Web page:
• Playing Respects. That’s not a typo. “Playing” is indeed the correct term. In this admittedly controversial game, intended to get more people out to visit cemeteries and, hopefully, discover and celebrate the lives of the departed, players use features of headstones to build poker hands. The game Tombstone Hold ‘Em is played by teams of pairs. The headstones can have one of four shapes (square, round, statue or pointy), each corresponding to a suit. There are additional simple rules that allow you to easily determine the value of the “card.” Pairs of player partners must be able to touch the two stones needed to make their hand. Highest “hand” wins. The intent is not to be disrespectful but, rather, to get people out to visit the graves and to discover the lives of those who were one among us.
  • Dance secret: Top Secret Dance Off is a game that encourages people to express themselves through dance. At each challenge you must video yourself (in disguise, of course, else it would not be top secret) and upload your video to the game website where other participants help you with the scoring/leveling up process.

So that’s the end of part B and once again I find myself conflicted. Clearly the games have a place. They’re popular—people all around the world play them. Once again, though, I often find myself saying, “It looks like a lot of fun for many people but it’s just not for me.”

But then again I’m older than most of the typical players described in the book. Maybe this is just a good example of how wide the generational divide can be.

Or maybe it’s just that there’s no one thing that works for everyone and this time I’m one of the members of the group for whom this is not well-suited.

Part C looks at how scaling this up and getting real can benefit the whole world.

ELTM5A: Games-Why they’re Powerful

For the majority of the people in today’s world, reality does not offer enough pleasure, motivation and rewards. Increasingly, then, those same people are turning away from reality and are immersing themselves, more and more, in the alternate realities brought about through modern-day electronic gaming. If things do not change this will become ever more true; people will exist, increasingly, in virtual worlds.

Reality is broken.

What to do? Stay this course and let the chips fall where they may? Block it—actively discourage or even ban gaming?

There is a third way: we could examine the gaming industry and its associated culture, glean from it just what it is that is being offered and then attempt to layer these features in over normal reality, thus, hopefully creating a world more suited to our present wants and needs.

This is the central thesis from the opening of Jane McGonigal’s “Reality is Broken,” part of the research I’m doing in response to my colleague Eric Nippard’s challenge that I’d been entirely too dismissive of Gamification in one of my recent posts. While I’m not a gamer by nature I admit that the concept does offer much to us educators and will attempt, over the next few posts, to pass along some of what I’ve learned, and continue to learn.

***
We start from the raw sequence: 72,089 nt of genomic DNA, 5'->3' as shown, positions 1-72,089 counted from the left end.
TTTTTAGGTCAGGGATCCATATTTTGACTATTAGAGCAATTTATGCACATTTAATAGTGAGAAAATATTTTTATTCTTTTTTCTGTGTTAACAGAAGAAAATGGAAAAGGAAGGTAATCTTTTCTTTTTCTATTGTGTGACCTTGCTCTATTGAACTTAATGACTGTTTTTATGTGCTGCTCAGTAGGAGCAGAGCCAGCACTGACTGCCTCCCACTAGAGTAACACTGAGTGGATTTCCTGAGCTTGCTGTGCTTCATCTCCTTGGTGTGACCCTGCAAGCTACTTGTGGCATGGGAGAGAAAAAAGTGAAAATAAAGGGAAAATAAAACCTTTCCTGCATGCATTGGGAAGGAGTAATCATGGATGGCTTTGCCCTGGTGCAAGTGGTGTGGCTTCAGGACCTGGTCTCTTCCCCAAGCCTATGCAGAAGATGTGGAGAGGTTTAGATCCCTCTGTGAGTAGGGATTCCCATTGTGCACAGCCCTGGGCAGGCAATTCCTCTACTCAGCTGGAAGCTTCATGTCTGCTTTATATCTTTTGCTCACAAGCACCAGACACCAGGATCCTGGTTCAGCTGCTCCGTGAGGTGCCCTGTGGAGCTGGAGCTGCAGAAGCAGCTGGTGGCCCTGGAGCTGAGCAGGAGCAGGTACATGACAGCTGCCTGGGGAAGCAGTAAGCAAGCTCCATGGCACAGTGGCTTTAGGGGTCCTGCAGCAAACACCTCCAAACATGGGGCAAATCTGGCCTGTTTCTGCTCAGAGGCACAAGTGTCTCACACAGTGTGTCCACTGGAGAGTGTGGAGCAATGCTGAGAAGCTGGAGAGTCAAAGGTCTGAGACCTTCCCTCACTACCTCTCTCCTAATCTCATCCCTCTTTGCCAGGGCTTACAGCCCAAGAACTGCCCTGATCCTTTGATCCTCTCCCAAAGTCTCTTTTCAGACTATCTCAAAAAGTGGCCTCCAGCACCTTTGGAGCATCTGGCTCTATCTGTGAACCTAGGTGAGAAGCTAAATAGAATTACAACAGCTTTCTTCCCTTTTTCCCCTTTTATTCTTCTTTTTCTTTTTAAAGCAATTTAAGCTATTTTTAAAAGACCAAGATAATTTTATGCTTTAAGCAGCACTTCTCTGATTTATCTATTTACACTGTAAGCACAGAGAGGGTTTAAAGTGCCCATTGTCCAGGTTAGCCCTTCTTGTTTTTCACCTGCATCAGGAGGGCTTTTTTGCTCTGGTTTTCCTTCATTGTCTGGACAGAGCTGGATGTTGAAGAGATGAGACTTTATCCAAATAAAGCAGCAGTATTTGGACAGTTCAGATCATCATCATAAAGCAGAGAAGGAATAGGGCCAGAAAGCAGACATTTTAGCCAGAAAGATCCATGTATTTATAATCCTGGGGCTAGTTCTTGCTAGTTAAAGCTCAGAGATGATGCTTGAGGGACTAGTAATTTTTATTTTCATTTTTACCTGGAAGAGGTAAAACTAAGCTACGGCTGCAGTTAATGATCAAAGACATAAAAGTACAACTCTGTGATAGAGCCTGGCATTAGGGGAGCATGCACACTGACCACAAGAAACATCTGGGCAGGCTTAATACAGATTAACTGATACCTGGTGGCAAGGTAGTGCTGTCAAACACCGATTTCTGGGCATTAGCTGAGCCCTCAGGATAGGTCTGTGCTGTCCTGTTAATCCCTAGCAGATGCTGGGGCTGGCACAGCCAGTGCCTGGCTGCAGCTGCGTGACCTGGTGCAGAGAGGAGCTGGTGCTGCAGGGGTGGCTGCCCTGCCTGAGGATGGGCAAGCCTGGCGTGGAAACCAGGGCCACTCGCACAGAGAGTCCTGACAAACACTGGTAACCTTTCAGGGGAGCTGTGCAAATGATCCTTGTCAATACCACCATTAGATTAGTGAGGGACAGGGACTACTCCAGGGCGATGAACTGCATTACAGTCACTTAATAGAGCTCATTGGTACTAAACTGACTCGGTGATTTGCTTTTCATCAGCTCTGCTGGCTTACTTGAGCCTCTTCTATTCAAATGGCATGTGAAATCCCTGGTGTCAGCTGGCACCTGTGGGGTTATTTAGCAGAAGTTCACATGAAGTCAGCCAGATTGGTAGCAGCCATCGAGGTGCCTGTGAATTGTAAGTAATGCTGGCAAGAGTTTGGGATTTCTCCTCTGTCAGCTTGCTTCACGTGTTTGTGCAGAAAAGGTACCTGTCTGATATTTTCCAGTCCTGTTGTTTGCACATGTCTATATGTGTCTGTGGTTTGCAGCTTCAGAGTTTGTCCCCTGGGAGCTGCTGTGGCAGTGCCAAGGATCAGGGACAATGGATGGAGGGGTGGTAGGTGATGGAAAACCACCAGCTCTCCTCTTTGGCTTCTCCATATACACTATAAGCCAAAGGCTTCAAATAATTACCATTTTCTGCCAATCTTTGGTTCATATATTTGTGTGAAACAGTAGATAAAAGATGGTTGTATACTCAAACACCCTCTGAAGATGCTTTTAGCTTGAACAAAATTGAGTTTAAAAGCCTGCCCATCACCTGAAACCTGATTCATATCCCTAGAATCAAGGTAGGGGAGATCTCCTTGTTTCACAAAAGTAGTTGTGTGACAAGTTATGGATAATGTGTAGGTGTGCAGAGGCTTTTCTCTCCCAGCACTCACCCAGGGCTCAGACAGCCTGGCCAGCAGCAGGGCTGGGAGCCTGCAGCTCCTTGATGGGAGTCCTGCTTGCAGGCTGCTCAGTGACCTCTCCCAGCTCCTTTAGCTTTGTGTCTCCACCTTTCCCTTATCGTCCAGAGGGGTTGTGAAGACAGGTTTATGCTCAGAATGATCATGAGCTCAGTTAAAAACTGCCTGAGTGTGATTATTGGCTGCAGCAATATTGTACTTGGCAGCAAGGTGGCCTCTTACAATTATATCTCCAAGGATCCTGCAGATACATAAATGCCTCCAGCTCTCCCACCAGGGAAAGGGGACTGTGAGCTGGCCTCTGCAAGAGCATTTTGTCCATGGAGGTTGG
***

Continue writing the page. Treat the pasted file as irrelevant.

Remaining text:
McGonigal’s book is in three parts:

  1. How games give us what we want;
  2. How games can reinvent what we perceive as reality;
  3. How large scale games can change the world.

In the interest of readability, this post will just deal with part one.

I’m an educator; been one since I started university back in 1978 when I began a conjoint degree in science and education. I never had any doubts; it’s all I’ve ever wanted to be. Since that time I’ve not only been a practitioner; I’ve also been a student of my own craft: the merging of teaching & learning theory; instructional design/development and technology integration has been by ‘thing’ for as long as I can remember. It’s what I do; what I think about.

And I do not use jargon unnecessarily. It’s condescending and generally counter-productive to baffle the people I’m working with while effectively alienating me from them; certainly not a good thing if progress is the goal!

That said, I’m comfortable with it when appropriate. There are terms and concepts associated with the craft and using technical terms can be useful in professional publications as it brings clarity, precision and efficiency. Overall, industry-specific terms, appropriately-used, make for effective communication within the community of practice. When I read professionally I therefore expect to see use of specific terms.

But the ones I’m used to are not in McGonigal’s book to any great extent.

That’s to be expected. First, the book was intended to be accessible to a wide audience so the use of jargon would have been inappropriate. More importantly, though, it’s because she’s part of a culture that sees the world through a different set of filters than do most educators. Especially older ones like me.

That is why this book is so intriguing. McGonigal, like most gaming professionals, knows the science behind teaching and learning but she’s not resorting to traditional jargon. She’s using ordinary language and introducing new terms as needed. They’re not the ones traditionally used in Education…emphasis on ‘traditional.’ Her way of expressing ideas, the terms and the ideas themselves are all new to me. They’re not necessarily all her ideas, mind you, but those ideas did not exist, at least not in the form presented, a generation ago.